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Flintoff rattles South African middle order

By Ted Corbett

CENTURION, JAN. 22. On a pitch as green as seasickness England's attack was listless — worn out by its heroic efforts to win the fourth Test — until Andrew Flintoff tore the South African middle order to pieces just after tea on the first day`s play in the fifth Test.

When bad light, the threat of a lightning strike and the promise of prolonged rain stopped play for the day South Africa was 247 for nine from the solid position of 200 for four 16 overs earlier. It was a fine performance from the England pacemen, particularly Flintoff and Simon Jones, back after injury.

By that close the pitch was low and slow; and the scoring the same. Graeme Smith, the captain, batted even though he had failed four of ten Tests to see if his concussion had cleared; and gave his wicket away as he has accused his own middle order batsmen of doing, AB de Villiers was out eight runs short of a first of what will probably be a large number of Test hundreds as an opener.

Vaughan opts to bowl

Two hours before the start the ground which had been soaked by relentless drizzle on what should have been the first day was so dry that mopping up had finished. Michael Vaughan won the toss and, smirking broadly, invited South Africa to bat. I dare say they would have declined if there was a formula for doing so. From that point forward — nothing. Not a rearing ball, only measurable amounts of swing and from England all the signs that its engine was running on empty.

You might think, since the series can still be drawn, that this was not the last match in a dead rubber and therefore exempt from the usual dire warnings but England feels it made its point in the fourth Test by showing it has enough strength in reserve to defeat a tough team. From all sides come rumours of South African rifts, rows and dressing room dissenters because Smith criticised his middle order batsmen after their collapse a week ago while he played courageously. If the Proteas fail to win this Test their trip to West Indies will be perilous.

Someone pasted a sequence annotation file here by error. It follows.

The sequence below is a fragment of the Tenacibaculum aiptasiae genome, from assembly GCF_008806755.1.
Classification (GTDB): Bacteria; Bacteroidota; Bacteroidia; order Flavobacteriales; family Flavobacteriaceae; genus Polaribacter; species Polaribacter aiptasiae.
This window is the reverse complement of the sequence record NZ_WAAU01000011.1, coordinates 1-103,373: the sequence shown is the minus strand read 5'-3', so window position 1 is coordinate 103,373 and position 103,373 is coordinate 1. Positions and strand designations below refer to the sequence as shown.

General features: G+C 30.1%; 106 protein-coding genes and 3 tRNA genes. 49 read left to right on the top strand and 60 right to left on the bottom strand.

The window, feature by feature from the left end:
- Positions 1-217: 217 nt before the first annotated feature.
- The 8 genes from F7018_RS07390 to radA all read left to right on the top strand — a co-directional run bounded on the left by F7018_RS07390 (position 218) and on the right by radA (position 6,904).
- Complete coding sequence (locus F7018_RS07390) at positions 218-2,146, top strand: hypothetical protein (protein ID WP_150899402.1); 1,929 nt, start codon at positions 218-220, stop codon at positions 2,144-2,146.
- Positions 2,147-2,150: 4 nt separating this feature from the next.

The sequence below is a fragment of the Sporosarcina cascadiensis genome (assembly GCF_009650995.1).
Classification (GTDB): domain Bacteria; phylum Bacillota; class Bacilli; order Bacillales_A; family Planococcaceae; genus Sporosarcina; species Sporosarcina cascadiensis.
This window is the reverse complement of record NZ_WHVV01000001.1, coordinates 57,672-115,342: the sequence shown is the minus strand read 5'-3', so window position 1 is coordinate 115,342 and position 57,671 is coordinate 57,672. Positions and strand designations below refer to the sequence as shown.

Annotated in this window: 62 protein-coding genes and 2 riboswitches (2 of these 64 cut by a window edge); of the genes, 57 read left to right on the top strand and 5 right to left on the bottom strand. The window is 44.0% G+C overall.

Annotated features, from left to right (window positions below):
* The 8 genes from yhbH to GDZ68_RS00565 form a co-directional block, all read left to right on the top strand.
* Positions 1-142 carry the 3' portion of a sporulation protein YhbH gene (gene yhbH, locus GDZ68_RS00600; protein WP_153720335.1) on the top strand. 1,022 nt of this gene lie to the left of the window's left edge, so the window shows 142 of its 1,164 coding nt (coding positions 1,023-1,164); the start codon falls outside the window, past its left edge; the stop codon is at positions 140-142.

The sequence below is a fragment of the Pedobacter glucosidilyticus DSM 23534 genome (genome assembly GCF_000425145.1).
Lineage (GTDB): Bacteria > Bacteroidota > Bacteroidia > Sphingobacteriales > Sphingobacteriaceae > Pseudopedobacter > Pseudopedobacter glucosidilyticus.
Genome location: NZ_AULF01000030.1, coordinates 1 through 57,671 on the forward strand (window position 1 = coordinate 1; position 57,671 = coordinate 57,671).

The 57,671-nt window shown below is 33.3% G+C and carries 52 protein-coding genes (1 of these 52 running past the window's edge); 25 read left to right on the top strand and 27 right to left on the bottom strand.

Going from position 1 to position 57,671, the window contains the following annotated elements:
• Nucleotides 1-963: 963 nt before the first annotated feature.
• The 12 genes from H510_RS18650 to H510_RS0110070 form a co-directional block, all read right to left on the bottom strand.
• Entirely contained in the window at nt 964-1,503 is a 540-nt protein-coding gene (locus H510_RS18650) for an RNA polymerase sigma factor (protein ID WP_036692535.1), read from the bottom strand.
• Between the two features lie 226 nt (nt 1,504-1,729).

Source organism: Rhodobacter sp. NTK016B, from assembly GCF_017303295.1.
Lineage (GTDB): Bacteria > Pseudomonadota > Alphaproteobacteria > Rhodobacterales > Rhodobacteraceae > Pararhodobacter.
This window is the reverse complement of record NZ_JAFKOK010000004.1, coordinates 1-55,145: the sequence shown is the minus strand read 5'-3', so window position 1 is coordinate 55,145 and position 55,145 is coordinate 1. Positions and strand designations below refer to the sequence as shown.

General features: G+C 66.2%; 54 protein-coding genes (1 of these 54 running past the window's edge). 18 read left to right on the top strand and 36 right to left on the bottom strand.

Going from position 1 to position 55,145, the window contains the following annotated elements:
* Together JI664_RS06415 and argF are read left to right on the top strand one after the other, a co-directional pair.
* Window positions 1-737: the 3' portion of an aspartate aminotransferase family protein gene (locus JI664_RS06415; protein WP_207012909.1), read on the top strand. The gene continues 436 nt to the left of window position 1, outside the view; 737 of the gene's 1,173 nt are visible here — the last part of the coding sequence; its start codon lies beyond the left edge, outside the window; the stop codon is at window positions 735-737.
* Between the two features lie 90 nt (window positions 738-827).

The South Africans began slowly, Herschelle Gibbs should have been caught in the slips off Steve Harmison before he was out in the ninth over and De Villiers was put down twice by Andrew Strauss. If Harmison had secured Gibbs' wicket — he had his arm raised in triumph when Marcus Trescothick dropped the catch — he might have returned to his best but he lost his rhythm soon afterwards and it was the mighty Flintoff who claimed Gibbs' wicket caught behind and Hoggard who persuaded Jacques Rudolph to sky the ball to square leg at 114.

Age, his big plus

De Villiers went quietly about making his highest Test score but at 92 he was trapped lbw by Ashley Giles who might have expected to be dawdling at gully rather than bowling. The most interesting statistic about De Villiers is his age; at 20 he can only improve and there is plenty of promise already. By tea South Africa was in charge with 197 for four and England, having bowled only 57 overs in four and a half hours was trying to slow down the rate.

Smith was out, flashing at a ball from round the wicket and wide of his off stump, to give Flintoff his third wicket and to show that he was proof of his own complaint — that South Africa's middle order did not hang in long enough. Shaun Pollock dragged the ball on to his stumps two balls later, leaving Flintoff with four for 34 and England on top.

As thunder and lightning began to roll round the hills, Flintoff almost had Andre Nel's stumps down three times in an over, Jones had Hall caught off a no-ball and play ended for the day.

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